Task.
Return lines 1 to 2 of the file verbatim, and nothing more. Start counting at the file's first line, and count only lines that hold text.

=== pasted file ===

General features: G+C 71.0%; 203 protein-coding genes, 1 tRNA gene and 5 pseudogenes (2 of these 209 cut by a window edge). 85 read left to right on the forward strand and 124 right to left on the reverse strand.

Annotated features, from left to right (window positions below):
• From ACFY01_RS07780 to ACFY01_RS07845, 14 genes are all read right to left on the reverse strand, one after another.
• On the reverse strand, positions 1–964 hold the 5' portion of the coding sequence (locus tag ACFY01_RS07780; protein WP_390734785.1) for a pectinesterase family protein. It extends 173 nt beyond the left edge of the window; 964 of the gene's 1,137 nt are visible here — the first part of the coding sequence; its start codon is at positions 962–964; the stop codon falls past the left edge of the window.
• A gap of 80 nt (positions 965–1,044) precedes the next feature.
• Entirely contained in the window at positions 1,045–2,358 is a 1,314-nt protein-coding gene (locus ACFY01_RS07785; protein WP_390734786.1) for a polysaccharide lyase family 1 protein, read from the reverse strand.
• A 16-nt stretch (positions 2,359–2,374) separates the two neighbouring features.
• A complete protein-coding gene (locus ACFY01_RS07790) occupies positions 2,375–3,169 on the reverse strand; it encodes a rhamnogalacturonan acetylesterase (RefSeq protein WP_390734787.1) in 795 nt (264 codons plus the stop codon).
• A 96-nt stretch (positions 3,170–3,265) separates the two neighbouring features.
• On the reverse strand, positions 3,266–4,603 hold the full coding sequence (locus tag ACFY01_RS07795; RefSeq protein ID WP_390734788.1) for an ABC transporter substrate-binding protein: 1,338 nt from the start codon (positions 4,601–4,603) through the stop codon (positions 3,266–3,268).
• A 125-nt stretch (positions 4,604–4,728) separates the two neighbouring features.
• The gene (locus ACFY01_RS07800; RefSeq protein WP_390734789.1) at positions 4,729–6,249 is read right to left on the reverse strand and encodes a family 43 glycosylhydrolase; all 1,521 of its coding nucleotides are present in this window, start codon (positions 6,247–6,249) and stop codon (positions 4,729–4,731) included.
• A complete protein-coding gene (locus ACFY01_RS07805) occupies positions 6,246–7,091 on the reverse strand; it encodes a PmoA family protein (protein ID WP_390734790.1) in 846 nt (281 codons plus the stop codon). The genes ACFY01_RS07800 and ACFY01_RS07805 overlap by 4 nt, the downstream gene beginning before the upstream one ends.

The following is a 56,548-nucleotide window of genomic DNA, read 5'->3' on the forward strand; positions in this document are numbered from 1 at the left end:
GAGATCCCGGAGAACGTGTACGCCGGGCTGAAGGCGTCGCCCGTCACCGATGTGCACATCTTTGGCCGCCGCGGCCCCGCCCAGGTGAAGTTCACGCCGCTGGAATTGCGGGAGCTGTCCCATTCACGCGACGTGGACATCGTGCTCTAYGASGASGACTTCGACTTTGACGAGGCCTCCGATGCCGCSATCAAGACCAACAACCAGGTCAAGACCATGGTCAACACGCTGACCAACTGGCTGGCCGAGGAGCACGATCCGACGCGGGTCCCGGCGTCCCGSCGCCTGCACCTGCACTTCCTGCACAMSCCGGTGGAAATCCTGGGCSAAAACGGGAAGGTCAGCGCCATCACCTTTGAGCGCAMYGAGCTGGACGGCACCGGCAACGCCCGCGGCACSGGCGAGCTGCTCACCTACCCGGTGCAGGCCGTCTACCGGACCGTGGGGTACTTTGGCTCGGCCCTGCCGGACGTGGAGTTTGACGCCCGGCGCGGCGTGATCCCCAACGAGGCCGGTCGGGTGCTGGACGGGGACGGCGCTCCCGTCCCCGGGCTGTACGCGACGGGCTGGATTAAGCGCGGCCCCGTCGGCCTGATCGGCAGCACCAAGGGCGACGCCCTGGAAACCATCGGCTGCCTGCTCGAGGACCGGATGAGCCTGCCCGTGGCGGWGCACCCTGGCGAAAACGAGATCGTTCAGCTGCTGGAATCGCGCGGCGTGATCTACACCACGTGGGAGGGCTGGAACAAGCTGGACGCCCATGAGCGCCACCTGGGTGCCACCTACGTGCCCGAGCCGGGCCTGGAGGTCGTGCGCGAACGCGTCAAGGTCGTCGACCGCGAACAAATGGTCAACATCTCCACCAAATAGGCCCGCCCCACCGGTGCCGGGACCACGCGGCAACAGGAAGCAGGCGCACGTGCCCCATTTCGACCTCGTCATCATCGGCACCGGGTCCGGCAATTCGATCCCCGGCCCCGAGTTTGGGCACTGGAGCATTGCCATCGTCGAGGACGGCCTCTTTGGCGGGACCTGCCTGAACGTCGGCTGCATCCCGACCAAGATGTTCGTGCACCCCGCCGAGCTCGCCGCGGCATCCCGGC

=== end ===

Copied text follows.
General features: G+C 71.0%; 203 protein-coding genes, 1 tRNA gene and 5 pseudogenes (2 of these 209 cut by a window edge). 85 read left to right on the forward strand and 124 right to left on the reverse strand.

Annotated features, from left to right (window positions below):